Children who are being home schooled here are overseen by the New York City Department of Education. There are many rules about homeschooling here, and parents are required to send documentation to the office of home schooling, including an individualized home instruction plan and quarterly reports.
You must understand that when a parent is educating a child on their own they do not necessarily need to be doing it five or six hours a day. There isn’t the same sort of lag time that you find in the classroom when a child is being taught by their parent: No lining up, no waiting for other children to catch up, no explanations for the child who did not understand the question the first time around. Home schooling is one on one (or one on three or four at most). It certainly is not one on 20 or more. And there’s a curriculum that must be followed and tests that must be taken, just like other schools.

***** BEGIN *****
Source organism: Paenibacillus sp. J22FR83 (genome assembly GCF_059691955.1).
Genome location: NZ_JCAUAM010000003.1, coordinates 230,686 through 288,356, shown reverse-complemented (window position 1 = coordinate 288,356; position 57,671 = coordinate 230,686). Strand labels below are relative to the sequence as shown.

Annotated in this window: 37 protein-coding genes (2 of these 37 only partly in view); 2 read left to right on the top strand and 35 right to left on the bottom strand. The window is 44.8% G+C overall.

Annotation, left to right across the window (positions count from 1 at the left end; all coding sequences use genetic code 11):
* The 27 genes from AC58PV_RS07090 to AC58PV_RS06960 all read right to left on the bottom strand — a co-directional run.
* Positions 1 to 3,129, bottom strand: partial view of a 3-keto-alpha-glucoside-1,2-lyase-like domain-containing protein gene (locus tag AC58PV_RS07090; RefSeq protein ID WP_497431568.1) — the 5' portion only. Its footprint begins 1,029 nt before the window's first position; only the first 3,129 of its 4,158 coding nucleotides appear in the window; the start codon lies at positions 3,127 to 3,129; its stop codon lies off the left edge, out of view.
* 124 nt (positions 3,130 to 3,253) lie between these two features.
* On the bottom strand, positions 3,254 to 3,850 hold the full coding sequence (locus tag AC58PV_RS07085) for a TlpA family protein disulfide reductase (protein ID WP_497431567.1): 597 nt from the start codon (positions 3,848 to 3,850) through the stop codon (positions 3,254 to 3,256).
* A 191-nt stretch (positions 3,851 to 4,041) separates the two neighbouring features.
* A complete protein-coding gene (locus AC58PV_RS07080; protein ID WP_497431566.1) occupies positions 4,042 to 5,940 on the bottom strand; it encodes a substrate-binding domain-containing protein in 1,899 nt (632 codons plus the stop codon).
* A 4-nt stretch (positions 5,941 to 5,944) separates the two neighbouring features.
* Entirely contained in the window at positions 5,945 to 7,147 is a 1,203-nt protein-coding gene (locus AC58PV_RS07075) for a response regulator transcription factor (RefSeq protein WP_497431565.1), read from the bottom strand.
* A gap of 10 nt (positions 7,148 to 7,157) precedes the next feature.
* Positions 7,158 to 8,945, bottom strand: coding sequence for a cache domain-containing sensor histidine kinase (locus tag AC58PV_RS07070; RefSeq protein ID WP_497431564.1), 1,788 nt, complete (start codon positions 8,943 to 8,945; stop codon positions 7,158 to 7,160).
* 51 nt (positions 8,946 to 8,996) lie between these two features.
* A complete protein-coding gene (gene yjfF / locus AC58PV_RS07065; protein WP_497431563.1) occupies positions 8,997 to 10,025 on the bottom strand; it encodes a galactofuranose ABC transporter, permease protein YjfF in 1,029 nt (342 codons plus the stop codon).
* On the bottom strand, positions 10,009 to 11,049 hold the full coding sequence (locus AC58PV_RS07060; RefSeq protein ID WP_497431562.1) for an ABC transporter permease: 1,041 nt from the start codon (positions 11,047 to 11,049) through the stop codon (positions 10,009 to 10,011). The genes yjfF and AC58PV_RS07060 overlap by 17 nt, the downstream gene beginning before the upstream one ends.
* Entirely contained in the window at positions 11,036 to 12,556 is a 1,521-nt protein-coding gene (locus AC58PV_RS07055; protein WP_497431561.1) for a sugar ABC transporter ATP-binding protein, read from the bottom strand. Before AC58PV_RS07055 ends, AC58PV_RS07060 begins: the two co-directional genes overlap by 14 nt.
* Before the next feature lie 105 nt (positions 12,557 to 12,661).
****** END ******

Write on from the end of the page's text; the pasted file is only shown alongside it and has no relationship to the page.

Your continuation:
Your neighbors might very well be following these rules—you wouldn't know that just by the noise coming through your walls. You may complain about the noise but you will have to leave the DOE to deal with the process.
For all you know, these kids may be learning advanced calculus while listening to those cartoons.
Dianne Ackerman is the new voice of reason behind Ms. Demeanor. She has lived in her Upper East Side co-op for the past 20 years and is the vice president of her co-op board. She is filled with opinions that she gladly shares with all who ask—and some who do not. Have something that needs sorting out? Drop her an email.
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